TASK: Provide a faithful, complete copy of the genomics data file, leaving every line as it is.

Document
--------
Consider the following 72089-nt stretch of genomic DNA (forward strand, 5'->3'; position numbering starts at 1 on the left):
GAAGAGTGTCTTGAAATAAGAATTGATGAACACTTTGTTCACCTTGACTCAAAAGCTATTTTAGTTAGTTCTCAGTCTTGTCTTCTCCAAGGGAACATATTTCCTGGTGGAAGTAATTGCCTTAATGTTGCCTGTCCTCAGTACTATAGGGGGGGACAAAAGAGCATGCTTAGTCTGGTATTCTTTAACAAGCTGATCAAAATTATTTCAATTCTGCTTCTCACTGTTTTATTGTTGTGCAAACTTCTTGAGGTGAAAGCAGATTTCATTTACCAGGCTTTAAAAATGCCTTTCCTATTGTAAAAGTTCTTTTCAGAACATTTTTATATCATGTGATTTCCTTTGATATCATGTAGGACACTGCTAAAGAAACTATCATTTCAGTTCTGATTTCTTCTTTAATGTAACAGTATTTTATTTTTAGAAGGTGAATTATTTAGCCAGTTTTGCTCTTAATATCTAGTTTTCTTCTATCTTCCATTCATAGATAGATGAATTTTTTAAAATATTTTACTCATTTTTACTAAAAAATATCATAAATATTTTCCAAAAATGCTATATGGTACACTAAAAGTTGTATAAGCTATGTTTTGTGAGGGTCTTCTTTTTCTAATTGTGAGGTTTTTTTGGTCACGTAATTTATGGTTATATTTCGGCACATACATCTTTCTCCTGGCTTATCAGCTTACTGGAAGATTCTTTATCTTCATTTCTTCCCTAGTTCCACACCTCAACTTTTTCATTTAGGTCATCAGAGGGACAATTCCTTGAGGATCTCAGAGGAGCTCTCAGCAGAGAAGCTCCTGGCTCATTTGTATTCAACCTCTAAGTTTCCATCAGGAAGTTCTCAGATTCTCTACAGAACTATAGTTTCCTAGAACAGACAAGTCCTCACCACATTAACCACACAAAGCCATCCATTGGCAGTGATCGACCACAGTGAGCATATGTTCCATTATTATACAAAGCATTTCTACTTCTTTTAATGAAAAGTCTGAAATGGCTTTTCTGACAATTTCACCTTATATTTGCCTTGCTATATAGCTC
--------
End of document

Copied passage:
Consider the following 72089-nt stretch of genomic DNA (forward strand, 5'->3'; position numbering starts at 1 on the left):
GAAGAGTGTCTTGAAATAAGAATTGATGAACACTTTGTTCACCTTGACTCAAAAGCTATTTTAGTTAGTTCTCAGTCTTGTCTTCTCCAAGGGAACATATTTCCTGGTGGAAGTAATTGCCTTAATGTTGCCTGTCCTCAGTACTATAGGGGGGGACAAAAGAGCATGCTTAGTCTGGTATTCTTTAACAAGCTGATCAAAATTATTTCAATTCTGCTTCTCACTGTTTTATTGTTGTGCAAACTTCTTGAGGTGAAAGCAGATTTCATTTACCAGGCTTTAAAAATGCCTTTCCTATTGTAAAAGTTCTTTTCAGAACATTTTTATATCATGTGATTTCCTTTGATATCATGTAGGACACTGCTAAAGAAACTATCATTTCAGTTCTGATTTCTTCTTTAATGTAACAGTATTTTATTTTTAGAAGGTGAATTATTTAGCCAGTTTTGCTCTTAATATCTAGTTTTCTTCTATCTTCCATTCATAGATAGATGAATTTTTTAAAATATTTTACTCATTTTTACTAAAAAATATCATAAATATTTTCCAAAAATGCTATATGGTACACTAAAAGTTGTATAAGCTATGTTTTGTGAGGGTCTTCTTTTTCTAATTGTGAGGTTTTTTTGGTCACGTAATTTATGGTTATATTTCGGCACATACATCTTTCTCCTGGCTTATCAGCTTACTGGAAGATTCTTTATCTTCATTTCTTCCCTAGTTCCACACCTCAACTTTTTCATTTAGGTCATCAGAGGGACAATTCCTTGAGGATCTCAGAGGAGCTCTCAGCAGAGAAGCTCCTGGCTCATTTGTATTCAACCTCTAAGTTTCCATCAGGAAGTTCTCAGATTCTCTACAGAACTATAGTTTCCTAGAACAGACAAGTCCTCACCACATTAACCACACAAAGCCATCCATTGGCAGTGATCGACCACAGTGAGCATATGTTCCATTATTATACAAAGCATTTCTACTTCTTTTAATGAAAAGTCTGAAATGGCTTTTCTGACAATTTCACCTTATATTTGCCTTGCTATATAGCTC